Rabin memorial draws largest crowd in years

"It is never too late to start a dialogue," Dalia Rabin, the late premier's daughter, said at the moving ceremony commemorating 22 years since Rabin's assassination.

Yitzhak Rabin and Shimon Peres in 1994 (photo credit: SA’AR YA’ACOV/GPO)
Yitzhak Rabin and Shimon Peres in 1994
(photo credit: SA’AR YA’ACOV/GPO)
There was a much larger attendance at the Ner Yitzhak candle-lighting memorial ceremony at the President’s Residence on Wednesday than there had been in recent years.
The event was dominated by Labor stalwarts including past and present members of Knesset and past government ministers. Among them were opposition leader Isaac Herzog, Amir Peretz, Hilik Bar, and Danny Yatom. There were also a lot more men wearing kippot, such as right-wing politician Moshe Lion, a senior member of the Jerusalem Municipal Council.
The record attendance had several people standing for lack of space for additional chairs. This could be attributed in part to an initiative of President Reuven Rivlin, who in June of this year brought together representatives of Shira Banki’s Way, the Rabin Center and the Gush Katif Center to engage in dialogue. The purpose was not for one ideological group to try to persuade the other, but to respect, learn to know and understand each other. Shira Banki was killed by a knife-wielding religious extremist during a gay pride parade.
The residents of Gush Katif were permanently evacuated from their homes.
Both Rivlin and Dalia Rabin, who heads the Rabin Center, referred to this at the ceremony marking the anniversary of the assassination of Prime Minister Yitzhak Rabin. Rabin was murdered at the conclusion of a peace rally in Tel Aviv 22 years ago.
His assassin, Yigal Amir, is serving a life sentence with no hope of a reprieve.
At the ceremony, Rivlin recalled that in October 1993, two young people were arrested for pasting stickers urging that Rabin be killed. The culprits were not severely punished. Instead, they were fined and given a suspended sentence.
On the eve of Yom Kippur 1994, the lawyer representing the culprits wrote a letter to Rabin, asking him to forgive them.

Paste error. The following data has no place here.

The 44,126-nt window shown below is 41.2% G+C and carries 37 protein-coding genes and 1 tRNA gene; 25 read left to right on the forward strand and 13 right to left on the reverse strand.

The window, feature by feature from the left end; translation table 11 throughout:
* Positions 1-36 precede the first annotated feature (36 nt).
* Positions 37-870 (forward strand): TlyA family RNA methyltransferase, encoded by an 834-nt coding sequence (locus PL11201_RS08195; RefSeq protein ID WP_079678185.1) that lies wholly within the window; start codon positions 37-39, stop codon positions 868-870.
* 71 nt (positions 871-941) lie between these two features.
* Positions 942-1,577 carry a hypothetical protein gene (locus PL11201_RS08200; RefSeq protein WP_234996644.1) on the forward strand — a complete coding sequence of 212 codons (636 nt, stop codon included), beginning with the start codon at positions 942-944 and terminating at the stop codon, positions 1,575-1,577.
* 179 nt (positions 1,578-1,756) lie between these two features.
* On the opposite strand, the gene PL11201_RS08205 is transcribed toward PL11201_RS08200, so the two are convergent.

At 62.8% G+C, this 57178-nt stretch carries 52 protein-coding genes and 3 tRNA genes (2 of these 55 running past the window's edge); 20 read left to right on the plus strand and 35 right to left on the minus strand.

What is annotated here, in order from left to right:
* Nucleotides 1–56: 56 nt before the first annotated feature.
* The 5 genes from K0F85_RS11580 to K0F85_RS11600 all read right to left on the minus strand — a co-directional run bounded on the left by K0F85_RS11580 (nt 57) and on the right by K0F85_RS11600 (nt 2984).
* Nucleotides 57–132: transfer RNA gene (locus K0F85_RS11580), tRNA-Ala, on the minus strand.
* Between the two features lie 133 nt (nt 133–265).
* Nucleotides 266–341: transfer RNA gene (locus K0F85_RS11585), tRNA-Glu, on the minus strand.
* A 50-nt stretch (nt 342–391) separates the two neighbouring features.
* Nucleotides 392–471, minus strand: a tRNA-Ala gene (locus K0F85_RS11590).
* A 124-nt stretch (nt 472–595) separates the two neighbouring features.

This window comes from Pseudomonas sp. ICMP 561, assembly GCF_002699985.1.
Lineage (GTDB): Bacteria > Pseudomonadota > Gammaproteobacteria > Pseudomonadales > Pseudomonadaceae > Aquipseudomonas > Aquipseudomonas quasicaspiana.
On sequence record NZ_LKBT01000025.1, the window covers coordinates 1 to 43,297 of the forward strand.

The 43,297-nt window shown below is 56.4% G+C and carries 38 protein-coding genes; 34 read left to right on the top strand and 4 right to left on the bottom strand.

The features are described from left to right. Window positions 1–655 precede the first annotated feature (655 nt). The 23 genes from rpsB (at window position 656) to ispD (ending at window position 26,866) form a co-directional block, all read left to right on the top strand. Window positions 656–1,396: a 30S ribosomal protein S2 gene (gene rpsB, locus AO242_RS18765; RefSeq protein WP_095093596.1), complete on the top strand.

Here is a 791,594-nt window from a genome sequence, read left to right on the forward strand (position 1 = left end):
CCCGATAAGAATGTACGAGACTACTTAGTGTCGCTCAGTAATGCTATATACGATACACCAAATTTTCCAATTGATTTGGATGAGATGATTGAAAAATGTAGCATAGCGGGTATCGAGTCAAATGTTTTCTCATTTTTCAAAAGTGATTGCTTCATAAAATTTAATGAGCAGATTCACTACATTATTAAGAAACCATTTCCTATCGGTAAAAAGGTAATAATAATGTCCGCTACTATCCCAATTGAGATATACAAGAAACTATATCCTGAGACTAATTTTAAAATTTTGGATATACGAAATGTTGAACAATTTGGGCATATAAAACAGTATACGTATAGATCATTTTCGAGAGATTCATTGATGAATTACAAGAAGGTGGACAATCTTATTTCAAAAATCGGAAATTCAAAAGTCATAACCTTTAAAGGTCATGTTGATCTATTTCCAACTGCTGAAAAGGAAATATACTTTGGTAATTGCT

Rabin replied that while freedom of expression should be safeguarded, everything possible should be done to prevent civil war. In the final analysis, he acceded to the lawyer’s request and forgave the two young men.
A year later, Rabin was assassinated.
Rabin could forgive, said Rivlin, “but Yigal Amir can never be forgiven for tearing the fabric of the State of Israel.”
Rivlin said that Dalia Rabin had told him that 80% of religious state schools send their students to the Rabin Center to learn more about the history of the slain prime minister and his contribution to the security of the state.
Both Rivlin and Dalia Rabin emphasized the need to defend democracy from those who seek to destroy it, and each lamented the fragmentation of Israeli society, the wholeness of which can be restored only through the adherence to democratic values, they said.
Rabin, relating to this dialogue, said it had been a very difficult journey, but all three had persevered. “It is never too late to start a dialogue,” she said.
This year’s memorial was also linked to the 50th anniversary of the reunification of Jerusalem after the 1967 Six Day War.
At that time, the Jerusalem-born Yitzhak Rabin was chief of staff.
In an archival recording that was played, Rabin was heard saying he had fought in Jerusalem during the War of Independence and as Defense Minister had entered united Jerusalem through the Lion’s Gate.
Dalia Rabin referred to her father as “a warrior who dreamed of peace.”